By Jim Camden May 6, 2015 6 a.m.
Senate Republican leaders were mightily incensed last week when some teachers in some West Side districts decided to go out on "strike" to call for more state funding for public schools, which would include better pay and smaller class sizes.
By Jim Camden April 29, 2015 6 a.m.
There will be some well-deserved grousing for the next couple of days about the Legislature and the things it didn't do.
By Jim Camden April 22, 2015 6 a.m.
The chorus for Troy Kelley to resign as state auditor after he was indicted on federal charges Thursday grew louder as last week drew to a close, but any effort to force him out faces significant problems.
By Jim Camden April 15, 2015 6 a.m.
Hey, did you hear about how some true patriots tore down the Chinese flag that was flying over the Washington Capitol last weekend because the pinko governor was coddling commies?
By Jim Camden April 8, 2015 6 a.m.
Of all the axioms for staying the course, my favorite is from W.C. Fields, often quoted by my late father: "If at first you don't succeed, try, try again. Then quit. There's no sense being a damn fool about it."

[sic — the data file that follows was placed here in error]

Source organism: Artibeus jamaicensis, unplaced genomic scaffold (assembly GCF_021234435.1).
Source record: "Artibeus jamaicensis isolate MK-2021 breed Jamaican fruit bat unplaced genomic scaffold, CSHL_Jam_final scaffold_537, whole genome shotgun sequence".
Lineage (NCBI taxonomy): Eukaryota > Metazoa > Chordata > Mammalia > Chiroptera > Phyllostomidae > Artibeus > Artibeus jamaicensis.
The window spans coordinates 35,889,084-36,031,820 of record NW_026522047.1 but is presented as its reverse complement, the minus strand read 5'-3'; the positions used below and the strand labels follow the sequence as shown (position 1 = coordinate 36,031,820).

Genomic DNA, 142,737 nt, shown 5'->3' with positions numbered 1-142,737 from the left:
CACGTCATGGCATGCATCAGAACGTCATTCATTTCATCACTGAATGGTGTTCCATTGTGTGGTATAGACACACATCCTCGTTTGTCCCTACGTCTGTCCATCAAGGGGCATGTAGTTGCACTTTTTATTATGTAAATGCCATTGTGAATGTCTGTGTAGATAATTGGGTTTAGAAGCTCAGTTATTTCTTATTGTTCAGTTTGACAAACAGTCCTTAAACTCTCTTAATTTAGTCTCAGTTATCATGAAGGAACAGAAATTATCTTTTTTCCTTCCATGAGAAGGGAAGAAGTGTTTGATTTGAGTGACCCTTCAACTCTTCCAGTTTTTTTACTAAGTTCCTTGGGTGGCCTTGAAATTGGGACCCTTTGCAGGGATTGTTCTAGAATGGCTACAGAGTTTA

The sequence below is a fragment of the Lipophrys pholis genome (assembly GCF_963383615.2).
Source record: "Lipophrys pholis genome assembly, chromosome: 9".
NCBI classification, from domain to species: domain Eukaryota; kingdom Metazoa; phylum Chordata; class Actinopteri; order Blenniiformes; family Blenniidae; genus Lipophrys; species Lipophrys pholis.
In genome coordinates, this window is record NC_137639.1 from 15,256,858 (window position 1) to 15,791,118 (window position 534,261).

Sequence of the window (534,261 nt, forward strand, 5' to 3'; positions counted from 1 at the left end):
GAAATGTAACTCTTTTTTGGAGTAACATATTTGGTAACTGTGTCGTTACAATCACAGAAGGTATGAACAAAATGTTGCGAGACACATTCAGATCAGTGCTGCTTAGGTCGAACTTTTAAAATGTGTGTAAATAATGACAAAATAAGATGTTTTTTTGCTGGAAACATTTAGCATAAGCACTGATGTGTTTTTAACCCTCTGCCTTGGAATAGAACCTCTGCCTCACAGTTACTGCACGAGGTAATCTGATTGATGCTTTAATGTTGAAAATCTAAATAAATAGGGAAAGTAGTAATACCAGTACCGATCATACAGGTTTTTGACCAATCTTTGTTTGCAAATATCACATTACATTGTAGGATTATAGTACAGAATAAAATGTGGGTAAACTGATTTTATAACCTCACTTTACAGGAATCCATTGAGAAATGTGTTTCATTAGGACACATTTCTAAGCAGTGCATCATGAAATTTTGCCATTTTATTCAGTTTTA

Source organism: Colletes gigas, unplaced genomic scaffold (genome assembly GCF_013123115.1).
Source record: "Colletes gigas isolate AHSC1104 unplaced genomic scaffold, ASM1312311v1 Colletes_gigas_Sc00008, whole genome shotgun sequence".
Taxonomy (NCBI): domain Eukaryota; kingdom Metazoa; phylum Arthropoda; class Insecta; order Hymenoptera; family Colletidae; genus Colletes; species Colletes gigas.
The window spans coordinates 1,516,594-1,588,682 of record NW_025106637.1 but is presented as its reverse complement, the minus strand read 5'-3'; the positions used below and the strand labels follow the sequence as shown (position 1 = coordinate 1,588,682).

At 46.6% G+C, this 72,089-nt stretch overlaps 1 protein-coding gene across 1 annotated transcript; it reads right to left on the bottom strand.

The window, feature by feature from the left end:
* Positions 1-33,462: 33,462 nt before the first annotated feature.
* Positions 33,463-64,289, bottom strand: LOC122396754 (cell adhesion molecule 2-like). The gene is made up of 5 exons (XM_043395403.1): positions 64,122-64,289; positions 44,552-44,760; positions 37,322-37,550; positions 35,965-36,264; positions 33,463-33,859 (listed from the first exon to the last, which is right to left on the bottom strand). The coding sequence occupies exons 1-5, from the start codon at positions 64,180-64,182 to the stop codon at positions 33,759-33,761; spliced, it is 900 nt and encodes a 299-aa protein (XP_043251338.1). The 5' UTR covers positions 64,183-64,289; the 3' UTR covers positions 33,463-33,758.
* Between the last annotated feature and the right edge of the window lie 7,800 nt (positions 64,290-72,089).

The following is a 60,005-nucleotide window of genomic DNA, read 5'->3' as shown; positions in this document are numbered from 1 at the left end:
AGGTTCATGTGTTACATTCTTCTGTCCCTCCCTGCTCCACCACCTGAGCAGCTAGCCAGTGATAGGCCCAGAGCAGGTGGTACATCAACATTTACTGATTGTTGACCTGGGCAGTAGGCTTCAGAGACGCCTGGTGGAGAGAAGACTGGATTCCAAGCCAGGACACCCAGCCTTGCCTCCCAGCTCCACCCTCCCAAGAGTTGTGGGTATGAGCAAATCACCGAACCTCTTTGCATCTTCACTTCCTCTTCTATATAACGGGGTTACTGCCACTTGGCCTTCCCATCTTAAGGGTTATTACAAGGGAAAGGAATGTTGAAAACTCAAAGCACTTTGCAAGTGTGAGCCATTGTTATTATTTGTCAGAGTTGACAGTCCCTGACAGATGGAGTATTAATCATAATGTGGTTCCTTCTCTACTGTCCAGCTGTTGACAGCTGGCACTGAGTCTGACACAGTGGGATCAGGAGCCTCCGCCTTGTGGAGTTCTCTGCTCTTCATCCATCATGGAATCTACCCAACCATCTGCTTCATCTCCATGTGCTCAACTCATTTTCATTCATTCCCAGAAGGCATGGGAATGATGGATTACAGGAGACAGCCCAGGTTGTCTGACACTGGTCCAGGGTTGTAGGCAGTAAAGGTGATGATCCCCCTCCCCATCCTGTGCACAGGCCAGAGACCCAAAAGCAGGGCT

By Jim Camden April 1, 2015 6 a.m.
Slogging through stories of budgets and taxes, the average reader might think Olympia is a dreary, humorless place. Some days it is about as gray as the fog that rolls up from the South Puget Sound.
By Jim Camden March 25, 2015 6 a.m.
The state of Oregon has some good-government types agog and aglow over its new law on voter registration.
By Jim Camden March 18, 2015 6 a.m.
Spend enough time listening to the debate over proposals to let Washington State University open its own medical school in Spokane, and you will hear about the big, bad university on the other side of the state having a nearly 100-year-old monopoly on doctor training.
By Jim Camden March 11, 2015 6 a.m.
In the Legislature, if there is a corollary to the rule "one good turn deserves another," it is "one stupid thing begets another."
By Jim Camden March 4, 2015 6 a.m.
If you didn't vote in last fall's election — and let's face it, most people didn't — why not? And what would the state have to do to make you more likely to vote in the future?